Prof. Cotton’s description of the chair’s design and construction as a “protection against indifference and hard use” accentuates its natural conservatism. If it has been roughly used and treated, it has survived. Indifference to beauty, truth, and goodness is perhaps the defining feature of the modern age; a good dose of hostility is infinitely preferable to indifference, because hostility can be fought. Yet just as eternal values may be, in this present moment, treated with indifference, and religion regarded as a hobby as harmless as stamp collecting, they will endure, like the chair. It is probable that the first of the many bottoms that sat upon the rush seat were indifferent to the beauty of the chair, while appreciating the utility, but to appreciate it now is to acknowledge its place in history.
Does one get attached to an electric kettle or a plastic bowl, a television set, or a perspex table? “We are,” wrote Scruton, “attached to the things we love and we wish to protect them from decay,” which is why, as he noted, “conservatism is the philosophy of attachment.” Whilst Christianity teaches the practice of detachment from material things, it also acknowledges that the love of beautiful things—as long as they are not worshiped—in some sense speak of the Creator of all things. The first biographer of St. Francis of Assisi, Friar Thomas of Celano, wrote that in beautiful things St. Francis saw “Beauty itself.”
The true and venerable quality of attachment must be allied—to be pure—with gratitude. Perhaps that is why—when questioned by the astonished disciples after the description by Jesus of the great difficulty the rich will have in entering the kingdom of heaven—Jesus continued that: “with God, all things are possible.”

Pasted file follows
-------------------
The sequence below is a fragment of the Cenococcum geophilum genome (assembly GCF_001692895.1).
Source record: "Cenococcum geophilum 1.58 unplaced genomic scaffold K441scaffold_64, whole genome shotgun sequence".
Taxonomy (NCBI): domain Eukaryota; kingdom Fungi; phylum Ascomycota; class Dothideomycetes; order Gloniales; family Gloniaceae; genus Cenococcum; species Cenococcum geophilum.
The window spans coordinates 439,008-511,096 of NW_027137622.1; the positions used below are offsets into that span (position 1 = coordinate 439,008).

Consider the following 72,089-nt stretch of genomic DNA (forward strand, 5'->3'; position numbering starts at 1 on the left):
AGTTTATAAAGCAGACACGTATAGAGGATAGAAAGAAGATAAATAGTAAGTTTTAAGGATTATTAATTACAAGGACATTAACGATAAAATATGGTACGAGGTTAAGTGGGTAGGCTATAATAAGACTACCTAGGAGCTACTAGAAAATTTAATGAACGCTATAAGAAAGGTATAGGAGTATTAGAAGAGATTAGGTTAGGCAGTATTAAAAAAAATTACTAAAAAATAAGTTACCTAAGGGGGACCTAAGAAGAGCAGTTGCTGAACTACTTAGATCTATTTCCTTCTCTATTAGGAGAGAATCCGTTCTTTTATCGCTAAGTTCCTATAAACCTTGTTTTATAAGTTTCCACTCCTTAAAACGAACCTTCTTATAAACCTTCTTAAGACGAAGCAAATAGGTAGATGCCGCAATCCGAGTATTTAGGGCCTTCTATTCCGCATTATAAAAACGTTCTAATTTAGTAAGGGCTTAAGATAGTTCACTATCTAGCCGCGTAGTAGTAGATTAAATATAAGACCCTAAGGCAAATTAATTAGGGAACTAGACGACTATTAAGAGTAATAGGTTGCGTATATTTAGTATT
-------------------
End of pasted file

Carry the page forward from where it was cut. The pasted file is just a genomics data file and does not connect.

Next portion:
Conservatives are grateful, and they are rightly attached to things which encourage their gratitude. I am attached to my chair, and I am grateful that it was made. I am grateful that it was sturdily and beautifully made. I am grateful it has survived. I am grateful it is mine, for a time, until someone else, when I am a half-remembered dream, can enjoy it.
Finally, the chair is ‘conservative’ because it speaks of ‘home,’ the place that Scruton said “defines us, that we hold in trust for our descendants, and that we don’t want to spoil.” Just like home, the inanimate object tells a story. In fact it tells, or could tell, if it could talk, many stories.
That is part of the joy of owning antiques: imagining the stories behind the object. Who made it? Who bought it for the first time? Where did it travel, and what, in a sense, did it see? This chair possibly saw, or lived through, the Battle of Waterloo, the Boer War, the Great War and the horrors of the Second World War. For its first one hundred years, any female who sat upon it did not have the right to vote, and a baby who sat upon it in 1900 lived to see a man walk on the moon.
It was another true conservative and warrior for the truth, Hilaire Belloc, who perhaps best expressed the meaning of my conservative chair and the significance of home when he wrote that it is “the inanimate friends, which are the truest and which never betray, the walls and scent of home; when we lose these we lose, as it were, ourselves. It is a sharp foretaste of death.”